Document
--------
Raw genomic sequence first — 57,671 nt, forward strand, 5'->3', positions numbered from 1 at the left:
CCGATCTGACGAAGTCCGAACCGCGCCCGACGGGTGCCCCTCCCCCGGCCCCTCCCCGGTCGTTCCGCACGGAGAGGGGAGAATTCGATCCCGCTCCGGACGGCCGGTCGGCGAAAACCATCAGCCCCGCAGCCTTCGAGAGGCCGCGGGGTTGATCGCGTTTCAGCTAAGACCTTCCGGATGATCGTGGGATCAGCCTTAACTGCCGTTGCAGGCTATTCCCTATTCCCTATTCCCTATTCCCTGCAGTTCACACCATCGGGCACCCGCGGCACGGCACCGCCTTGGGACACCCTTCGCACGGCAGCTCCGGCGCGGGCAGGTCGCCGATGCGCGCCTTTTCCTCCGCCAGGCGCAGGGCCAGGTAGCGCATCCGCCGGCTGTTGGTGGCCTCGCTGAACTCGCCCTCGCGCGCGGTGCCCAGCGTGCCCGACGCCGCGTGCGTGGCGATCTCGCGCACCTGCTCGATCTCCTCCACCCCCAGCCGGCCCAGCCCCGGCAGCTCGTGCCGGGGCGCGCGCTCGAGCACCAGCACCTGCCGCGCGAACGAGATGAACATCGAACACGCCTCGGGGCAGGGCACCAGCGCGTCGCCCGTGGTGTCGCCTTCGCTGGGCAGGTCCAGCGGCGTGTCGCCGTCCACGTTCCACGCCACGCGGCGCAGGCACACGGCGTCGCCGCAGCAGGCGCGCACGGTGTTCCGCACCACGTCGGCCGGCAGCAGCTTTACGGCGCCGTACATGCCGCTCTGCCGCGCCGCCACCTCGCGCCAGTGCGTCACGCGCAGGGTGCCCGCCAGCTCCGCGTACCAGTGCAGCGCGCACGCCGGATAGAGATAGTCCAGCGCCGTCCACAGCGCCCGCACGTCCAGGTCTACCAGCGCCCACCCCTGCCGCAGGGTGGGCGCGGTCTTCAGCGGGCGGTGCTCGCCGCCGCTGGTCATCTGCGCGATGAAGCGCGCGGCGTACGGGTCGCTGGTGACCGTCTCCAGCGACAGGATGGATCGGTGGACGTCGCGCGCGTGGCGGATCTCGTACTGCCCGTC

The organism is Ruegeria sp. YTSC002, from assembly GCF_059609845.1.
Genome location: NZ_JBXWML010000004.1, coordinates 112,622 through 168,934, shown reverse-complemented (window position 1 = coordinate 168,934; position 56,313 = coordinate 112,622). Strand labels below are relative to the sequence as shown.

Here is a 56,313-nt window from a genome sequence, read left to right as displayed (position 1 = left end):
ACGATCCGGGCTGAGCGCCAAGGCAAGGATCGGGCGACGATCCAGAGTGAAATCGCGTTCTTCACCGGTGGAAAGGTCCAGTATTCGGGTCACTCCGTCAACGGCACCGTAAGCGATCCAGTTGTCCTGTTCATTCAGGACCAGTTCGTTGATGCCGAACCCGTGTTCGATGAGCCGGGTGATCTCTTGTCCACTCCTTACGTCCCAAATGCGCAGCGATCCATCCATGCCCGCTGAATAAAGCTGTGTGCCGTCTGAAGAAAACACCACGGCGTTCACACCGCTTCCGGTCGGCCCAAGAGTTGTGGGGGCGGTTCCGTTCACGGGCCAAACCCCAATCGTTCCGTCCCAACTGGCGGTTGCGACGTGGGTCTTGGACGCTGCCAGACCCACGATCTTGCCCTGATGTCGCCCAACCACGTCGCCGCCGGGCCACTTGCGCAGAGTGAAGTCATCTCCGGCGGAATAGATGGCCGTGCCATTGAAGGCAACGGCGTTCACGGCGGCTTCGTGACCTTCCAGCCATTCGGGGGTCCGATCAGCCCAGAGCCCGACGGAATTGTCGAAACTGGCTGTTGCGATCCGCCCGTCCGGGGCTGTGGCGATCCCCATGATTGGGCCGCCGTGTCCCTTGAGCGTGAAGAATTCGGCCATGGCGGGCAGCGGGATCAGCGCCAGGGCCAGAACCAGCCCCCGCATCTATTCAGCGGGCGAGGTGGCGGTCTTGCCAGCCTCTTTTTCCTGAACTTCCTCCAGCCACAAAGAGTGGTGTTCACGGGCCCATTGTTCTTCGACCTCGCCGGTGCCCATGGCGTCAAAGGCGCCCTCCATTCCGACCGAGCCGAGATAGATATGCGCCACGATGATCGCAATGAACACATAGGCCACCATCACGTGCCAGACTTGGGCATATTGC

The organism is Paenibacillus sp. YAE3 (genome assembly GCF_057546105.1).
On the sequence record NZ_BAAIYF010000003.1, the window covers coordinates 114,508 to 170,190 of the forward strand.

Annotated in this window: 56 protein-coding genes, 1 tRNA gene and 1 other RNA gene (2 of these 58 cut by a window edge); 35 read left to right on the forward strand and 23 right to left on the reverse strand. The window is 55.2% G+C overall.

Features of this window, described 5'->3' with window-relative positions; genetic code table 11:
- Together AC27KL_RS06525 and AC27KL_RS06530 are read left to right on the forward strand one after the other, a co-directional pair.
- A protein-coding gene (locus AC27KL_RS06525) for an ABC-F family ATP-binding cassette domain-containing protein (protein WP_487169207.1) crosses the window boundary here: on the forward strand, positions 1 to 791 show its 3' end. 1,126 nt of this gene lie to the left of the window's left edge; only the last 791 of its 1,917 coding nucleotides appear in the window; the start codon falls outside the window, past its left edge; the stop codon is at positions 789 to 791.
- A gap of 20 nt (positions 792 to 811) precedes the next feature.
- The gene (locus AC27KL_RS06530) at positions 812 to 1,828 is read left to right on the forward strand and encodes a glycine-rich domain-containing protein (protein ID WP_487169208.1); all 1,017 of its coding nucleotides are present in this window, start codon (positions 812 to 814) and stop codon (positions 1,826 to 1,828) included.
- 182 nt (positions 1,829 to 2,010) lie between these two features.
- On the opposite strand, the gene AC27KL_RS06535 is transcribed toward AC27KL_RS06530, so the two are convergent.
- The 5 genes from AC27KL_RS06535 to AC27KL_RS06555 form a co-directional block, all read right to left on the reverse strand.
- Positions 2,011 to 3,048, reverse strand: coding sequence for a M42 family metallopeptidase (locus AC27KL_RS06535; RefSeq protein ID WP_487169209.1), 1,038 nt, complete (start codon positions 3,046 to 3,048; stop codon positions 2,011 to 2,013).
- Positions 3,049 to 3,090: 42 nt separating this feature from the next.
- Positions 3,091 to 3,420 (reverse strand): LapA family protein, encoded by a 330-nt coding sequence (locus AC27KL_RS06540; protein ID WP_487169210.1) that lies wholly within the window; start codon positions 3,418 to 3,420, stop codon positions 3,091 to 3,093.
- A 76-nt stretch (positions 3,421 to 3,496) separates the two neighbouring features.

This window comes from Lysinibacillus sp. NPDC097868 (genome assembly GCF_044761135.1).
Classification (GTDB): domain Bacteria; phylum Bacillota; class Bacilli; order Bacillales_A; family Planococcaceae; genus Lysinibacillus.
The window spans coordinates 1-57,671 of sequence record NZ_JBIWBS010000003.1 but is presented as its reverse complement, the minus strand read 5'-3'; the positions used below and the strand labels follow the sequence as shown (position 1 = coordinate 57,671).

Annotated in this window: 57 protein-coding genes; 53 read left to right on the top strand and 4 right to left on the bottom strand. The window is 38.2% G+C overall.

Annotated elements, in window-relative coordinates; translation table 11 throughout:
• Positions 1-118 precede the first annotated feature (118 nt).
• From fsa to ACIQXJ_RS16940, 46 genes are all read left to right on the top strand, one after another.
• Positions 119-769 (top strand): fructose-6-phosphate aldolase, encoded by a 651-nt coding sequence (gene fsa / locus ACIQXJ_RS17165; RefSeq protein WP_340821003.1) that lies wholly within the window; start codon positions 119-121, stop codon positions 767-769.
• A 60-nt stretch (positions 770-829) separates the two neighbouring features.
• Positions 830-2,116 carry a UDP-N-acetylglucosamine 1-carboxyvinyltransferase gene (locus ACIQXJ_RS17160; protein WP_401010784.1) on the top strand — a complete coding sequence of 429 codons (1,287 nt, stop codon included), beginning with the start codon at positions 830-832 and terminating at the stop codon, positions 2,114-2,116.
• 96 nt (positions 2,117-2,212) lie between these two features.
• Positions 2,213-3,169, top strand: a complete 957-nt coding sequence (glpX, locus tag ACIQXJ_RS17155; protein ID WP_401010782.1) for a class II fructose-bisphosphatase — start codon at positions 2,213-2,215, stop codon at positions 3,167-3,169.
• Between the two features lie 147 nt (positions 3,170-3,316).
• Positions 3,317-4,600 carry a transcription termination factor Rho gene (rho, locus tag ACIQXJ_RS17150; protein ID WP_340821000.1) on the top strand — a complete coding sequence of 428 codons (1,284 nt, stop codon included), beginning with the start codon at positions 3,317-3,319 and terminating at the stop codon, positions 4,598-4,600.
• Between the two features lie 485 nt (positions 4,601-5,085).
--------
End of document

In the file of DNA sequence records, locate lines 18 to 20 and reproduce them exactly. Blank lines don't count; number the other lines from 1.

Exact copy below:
- Positions 2,011 to 3,048, reverse strand: coding sequence for a M42 family metallopeptidase (locus AC27KL_RS06535; RefSeq protein ID WP_487169209.1), 1,038 nt, complete (start codon positions 3,046 to 3,048; stop codon positions 2,011 to 2,013).
- Positions 3,049 to 3,090: 42 nt separating this feature from the next.
- Positions 3,091 to 3,420 (reverse strand): LapA family protein, encoded by a 330-nt coding sequence (locus AC27KL_RS06540; protein ID WP_487169210.1) that lies wholly within the window; start codon positions 3,418 to 3,420, stop codon positions 3,091 to 3,093.